Technology Reshapes the Future, But Human Element Remains Front and Center – Interiors + Sources
Day two of Design Connections in Palm Springs, CA, kicked off with a lively panel discussion exploring the intersections between people and technology, and what the future of the built environment might look like.
Moderator Jacquelyn Hunter, associate interior designer at Corgan, led the discussion with panelists Jackie Dettmar, vice president of design at Mohawk Group; Joel Yow, co-founder of linear A; and John Higgs, president of Corgan MediaLab.
(Photo: Design Connections day two kicked off with a thought-provoking panel discussion exploring how technology is changing the design of the built environment and the impact it has on the human element. From left, moderator Jacquelyn Hunter, associate interior designer at Corgan, led the discussion with panelists Jackie Dettmar, vice president of design at Mohawk Group; Joel Yow, co-founder of linear A; and John Higgs, president of Corgan MediaLab. Credit: Robert Nieminen)
They discussed a series of thought-provoking questions about the relationship between new tools such as artificial intelligence (AI), augmented reality (AR) and virtual reality (VR), big data and people, and what implications they may have for design.
How designers utilize post-occupancy data and how they leverage the information was the first topic of discussion. As data collection becomes more sophisticated, it can arm designers with valuable information to better understand how end users utilize space and make adjustments to their designs as needed.
However, panelists noted that it also raises some interesting challenges. Because of the half-life of technology, products embedded with data-collecting sensors become obsolete much more quickly than their designed life span and will need to be updated or discarded, which is unsustainable.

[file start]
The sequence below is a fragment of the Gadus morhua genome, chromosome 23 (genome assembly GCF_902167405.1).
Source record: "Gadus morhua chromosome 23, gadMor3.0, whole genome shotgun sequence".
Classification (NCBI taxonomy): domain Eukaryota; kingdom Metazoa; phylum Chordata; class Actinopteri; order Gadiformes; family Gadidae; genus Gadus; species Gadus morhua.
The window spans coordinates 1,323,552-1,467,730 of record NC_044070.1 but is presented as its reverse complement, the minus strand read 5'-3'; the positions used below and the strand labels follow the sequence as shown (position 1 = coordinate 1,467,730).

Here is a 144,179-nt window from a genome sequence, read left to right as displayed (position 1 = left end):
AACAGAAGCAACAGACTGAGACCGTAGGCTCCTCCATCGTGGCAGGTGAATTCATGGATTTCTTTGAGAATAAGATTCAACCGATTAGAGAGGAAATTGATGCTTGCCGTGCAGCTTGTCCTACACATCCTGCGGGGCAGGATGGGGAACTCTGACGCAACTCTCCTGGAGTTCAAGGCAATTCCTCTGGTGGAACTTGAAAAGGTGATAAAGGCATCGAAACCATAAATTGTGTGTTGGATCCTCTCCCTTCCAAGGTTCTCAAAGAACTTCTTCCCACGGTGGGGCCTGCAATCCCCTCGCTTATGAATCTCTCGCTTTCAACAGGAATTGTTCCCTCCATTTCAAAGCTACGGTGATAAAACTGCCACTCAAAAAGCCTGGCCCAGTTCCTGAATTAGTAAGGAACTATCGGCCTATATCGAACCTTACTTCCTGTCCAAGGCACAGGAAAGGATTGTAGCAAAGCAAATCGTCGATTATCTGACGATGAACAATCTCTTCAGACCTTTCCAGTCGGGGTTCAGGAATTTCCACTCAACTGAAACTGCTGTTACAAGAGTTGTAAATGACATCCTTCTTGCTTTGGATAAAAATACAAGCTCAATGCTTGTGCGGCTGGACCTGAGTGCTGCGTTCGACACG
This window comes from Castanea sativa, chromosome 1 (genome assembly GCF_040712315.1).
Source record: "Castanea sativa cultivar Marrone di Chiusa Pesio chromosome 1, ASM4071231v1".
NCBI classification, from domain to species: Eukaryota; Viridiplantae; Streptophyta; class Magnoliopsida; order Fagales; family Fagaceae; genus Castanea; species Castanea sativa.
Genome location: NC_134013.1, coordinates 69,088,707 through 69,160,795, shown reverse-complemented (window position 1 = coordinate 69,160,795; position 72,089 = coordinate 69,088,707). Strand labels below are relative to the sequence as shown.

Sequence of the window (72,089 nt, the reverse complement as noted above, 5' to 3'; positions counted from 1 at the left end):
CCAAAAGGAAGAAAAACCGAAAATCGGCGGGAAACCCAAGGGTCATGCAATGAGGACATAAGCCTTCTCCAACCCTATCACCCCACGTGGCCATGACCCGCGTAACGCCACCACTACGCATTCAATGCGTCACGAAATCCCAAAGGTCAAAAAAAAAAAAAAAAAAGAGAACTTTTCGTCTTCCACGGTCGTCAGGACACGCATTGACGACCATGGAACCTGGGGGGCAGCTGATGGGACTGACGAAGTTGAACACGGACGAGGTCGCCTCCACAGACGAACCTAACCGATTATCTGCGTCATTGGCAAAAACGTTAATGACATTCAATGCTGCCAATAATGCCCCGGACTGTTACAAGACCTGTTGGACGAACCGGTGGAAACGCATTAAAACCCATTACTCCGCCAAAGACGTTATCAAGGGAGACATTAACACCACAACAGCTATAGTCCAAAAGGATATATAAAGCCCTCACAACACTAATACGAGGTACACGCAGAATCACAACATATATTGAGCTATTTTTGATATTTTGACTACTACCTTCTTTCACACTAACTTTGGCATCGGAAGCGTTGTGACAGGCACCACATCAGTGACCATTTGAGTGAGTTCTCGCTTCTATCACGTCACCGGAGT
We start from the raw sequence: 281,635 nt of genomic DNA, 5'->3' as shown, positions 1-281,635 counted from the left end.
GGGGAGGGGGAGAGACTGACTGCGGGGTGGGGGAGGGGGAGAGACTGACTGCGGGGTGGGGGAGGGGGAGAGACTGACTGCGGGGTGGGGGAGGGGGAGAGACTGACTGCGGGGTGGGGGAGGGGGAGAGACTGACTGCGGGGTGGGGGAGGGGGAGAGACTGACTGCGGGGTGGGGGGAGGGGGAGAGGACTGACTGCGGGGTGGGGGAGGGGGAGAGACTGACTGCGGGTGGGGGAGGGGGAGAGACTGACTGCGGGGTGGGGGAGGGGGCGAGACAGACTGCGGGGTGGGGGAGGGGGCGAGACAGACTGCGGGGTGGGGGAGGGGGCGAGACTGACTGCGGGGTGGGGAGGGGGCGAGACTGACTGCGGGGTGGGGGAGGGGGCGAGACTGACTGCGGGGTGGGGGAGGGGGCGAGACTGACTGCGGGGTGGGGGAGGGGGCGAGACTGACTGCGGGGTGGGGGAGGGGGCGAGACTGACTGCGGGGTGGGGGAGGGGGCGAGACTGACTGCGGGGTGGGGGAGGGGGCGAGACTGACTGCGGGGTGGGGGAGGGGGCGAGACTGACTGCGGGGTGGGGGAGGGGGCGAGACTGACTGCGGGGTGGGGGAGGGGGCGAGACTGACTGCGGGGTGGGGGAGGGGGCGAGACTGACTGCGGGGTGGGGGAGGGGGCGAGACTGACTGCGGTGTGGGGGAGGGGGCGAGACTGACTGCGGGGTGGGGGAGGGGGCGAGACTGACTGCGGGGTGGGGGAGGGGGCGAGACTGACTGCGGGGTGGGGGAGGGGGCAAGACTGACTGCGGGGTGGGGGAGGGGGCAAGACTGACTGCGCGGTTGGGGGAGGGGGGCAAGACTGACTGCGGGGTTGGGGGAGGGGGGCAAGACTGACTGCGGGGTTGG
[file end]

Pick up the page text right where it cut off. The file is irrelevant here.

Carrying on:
(Photo: Jackie Dettmar, vice president of design at Mohawk Group; Joel Yow, co-founder of linear A; and John Higgs, president of Corgan MediaLab. Credit: Robert Nieminen)
Further, if products are collecting information on occupants, it raises ethical questions in terms of privacy and what is done with the data and how it’s managed.
Human Element to Data
Panelists also pondered the idea of whether collected data should be synthesized by humans or algorithms. The answer, it turns out, is both.
Yow noted that supervised machine learning will be required to ensure that humans have input in data labeling to ensure outcomes are positive. Building owners and facility managers in the future will likely need ethics committees to regulate how decisions made by AI will affect people.
For all the potential ethical and legal implications, smart environments in the future hold a great deal of promise in helping people learn or heal, for example. Sensors to track eye movement can help determine the effectiveness of signage for wayfinding in hospitals, for example.
Further, infusing scents into spaces can help trigger memories which may help dementia patients with recall. Panelists noted that branded scents are already being utilized in retail and hospitality markets to attract customers and guests.
One of the major disruptors that has impacted the industry in recent years is AR and VR. Not only does it allow clients to visualize a space and make decisions more quickly, it can allow designers to make changes early on that can save time and money.
On the product development side, Dettmar noted that AR/VR gives manufacturers the ability to test size, scale and colors, and determine how people will respond to them prior to production.
Of course, it has limitations, and the panelists agreed that product samples will never be completely eliminated because people are tactile and will always look to satisfy their innate sense of touch.
Moving the Industry Forward
Finally, Hunter asked the panelists what questions designers need to be asking to help move the industry forward. A few of the notable questions the panelists suggested are:
- Why is a particular design element or product important to a client?
- What is it solving?
- What is the client trying to achieve?
- Is it the best way to accomplish the objective or goal?
- Can we collaborate and share knowledge? If not, why?
- Can it be done another way?
In other words, the question shouldn’t just be can we do something, but why should we do it?
As the panelists noted, the industry is facing big problems, and it will require asking the right questions and bringing multidisciplinary teams to the table to help solve them.